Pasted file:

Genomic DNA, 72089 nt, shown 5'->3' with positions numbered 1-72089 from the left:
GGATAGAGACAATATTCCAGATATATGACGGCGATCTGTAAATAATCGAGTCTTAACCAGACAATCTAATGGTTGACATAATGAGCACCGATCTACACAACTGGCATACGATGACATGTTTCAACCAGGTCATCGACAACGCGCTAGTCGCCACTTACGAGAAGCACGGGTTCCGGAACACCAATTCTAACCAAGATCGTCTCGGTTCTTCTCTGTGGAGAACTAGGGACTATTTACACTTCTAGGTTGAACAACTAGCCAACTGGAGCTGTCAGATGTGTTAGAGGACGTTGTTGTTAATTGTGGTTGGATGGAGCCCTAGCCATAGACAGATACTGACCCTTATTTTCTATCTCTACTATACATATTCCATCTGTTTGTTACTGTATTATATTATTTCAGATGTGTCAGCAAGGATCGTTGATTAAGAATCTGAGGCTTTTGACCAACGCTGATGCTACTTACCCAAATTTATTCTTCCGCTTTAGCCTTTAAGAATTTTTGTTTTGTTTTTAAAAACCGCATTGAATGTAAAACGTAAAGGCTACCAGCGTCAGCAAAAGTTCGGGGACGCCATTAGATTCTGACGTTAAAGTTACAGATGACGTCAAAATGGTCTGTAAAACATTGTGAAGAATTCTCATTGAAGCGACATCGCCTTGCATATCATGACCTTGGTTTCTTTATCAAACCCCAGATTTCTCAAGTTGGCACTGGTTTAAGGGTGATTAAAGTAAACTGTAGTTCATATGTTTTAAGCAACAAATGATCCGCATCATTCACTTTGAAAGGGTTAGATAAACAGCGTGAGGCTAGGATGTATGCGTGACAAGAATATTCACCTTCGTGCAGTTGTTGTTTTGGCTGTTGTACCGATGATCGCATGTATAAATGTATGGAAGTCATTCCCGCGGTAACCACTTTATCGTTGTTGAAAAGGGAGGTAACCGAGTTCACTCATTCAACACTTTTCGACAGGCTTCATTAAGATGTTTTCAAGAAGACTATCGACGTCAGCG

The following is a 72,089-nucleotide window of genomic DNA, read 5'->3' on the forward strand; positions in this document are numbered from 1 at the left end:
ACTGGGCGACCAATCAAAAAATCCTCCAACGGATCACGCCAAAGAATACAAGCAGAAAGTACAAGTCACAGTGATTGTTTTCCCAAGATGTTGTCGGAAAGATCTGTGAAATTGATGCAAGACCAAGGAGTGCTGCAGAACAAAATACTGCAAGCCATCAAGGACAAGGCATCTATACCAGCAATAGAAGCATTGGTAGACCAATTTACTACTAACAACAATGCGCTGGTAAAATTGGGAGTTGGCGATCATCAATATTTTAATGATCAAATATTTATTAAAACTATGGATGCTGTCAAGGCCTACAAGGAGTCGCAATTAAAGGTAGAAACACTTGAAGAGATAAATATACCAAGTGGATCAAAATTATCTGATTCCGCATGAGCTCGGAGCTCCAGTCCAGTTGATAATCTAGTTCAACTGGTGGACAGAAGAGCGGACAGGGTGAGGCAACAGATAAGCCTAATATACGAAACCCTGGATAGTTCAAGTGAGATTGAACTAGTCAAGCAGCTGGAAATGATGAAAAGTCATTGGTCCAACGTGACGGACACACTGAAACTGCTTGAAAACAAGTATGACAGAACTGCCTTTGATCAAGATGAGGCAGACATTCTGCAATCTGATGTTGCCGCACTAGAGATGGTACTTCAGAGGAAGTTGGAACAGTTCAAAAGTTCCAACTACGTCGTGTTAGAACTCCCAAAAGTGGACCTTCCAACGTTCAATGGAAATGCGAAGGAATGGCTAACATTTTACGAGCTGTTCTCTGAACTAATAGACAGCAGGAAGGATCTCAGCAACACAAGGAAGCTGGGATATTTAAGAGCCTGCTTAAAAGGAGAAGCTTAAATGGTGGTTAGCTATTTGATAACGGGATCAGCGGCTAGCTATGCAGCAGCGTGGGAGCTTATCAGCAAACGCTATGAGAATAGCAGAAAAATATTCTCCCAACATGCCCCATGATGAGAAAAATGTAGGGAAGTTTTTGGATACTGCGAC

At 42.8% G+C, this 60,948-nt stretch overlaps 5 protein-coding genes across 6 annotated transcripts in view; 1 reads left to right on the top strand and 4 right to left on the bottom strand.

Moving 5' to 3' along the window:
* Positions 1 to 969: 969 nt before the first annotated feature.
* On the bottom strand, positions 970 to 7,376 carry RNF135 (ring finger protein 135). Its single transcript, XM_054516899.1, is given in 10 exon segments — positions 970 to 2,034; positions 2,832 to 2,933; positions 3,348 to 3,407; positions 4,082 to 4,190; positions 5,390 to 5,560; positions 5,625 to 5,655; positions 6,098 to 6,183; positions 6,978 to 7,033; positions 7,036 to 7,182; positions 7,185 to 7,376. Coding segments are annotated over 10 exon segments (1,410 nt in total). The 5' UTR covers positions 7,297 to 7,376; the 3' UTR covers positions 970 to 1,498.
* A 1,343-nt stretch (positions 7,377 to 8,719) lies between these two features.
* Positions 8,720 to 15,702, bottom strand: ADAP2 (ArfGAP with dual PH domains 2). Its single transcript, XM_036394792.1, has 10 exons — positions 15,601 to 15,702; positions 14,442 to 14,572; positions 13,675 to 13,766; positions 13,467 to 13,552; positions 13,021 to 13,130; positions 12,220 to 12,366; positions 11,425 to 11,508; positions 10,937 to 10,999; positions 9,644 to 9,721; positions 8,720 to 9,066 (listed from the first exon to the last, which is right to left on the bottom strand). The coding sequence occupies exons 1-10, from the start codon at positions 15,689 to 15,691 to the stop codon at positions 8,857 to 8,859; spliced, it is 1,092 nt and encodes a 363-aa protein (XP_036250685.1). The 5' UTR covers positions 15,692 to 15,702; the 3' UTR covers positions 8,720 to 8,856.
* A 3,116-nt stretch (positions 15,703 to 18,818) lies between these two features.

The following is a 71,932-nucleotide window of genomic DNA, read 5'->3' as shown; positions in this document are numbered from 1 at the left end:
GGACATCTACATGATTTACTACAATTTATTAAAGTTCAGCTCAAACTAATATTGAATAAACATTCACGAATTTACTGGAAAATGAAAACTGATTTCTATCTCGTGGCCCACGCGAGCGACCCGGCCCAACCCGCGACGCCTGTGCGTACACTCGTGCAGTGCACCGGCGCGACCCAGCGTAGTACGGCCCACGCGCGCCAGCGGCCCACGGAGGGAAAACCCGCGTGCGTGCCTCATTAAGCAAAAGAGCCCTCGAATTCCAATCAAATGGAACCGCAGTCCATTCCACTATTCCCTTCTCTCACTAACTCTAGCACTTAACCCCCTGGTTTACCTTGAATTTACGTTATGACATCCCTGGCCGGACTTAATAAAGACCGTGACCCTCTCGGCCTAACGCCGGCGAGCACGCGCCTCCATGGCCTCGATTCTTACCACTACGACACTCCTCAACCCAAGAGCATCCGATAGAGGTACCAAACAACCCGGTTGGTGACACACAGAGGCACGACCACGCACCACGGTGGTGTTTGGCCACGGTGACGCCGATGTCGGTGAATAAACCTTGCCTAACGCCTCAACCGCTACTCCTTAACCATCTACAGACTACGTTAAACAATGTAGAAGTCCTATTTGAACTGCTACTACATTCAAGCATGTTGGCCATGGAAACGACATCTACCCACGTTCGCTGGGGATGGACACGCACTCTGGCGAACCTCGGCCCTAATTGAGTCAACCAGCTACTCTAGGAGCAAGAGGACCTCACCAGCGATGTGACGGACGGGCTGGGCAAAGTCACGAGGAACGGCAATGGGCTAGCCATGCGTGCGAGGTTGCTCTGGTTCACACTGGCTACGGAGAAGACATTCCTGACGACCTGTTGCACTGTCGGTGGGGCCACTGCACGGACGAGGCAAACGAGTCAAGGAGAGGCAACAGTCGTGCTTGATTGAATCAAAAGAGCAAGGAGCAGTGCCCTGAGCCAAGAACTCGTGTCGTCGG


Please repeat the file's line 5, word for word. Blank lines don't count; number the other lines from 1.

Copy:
At 42.8% G+C, this 60,948-nt stretch overlaps 5 protein-coding genes across 6 annotated transcripts in view; 1 reads left to right on the top strand and 4 right to left on the bottom strand.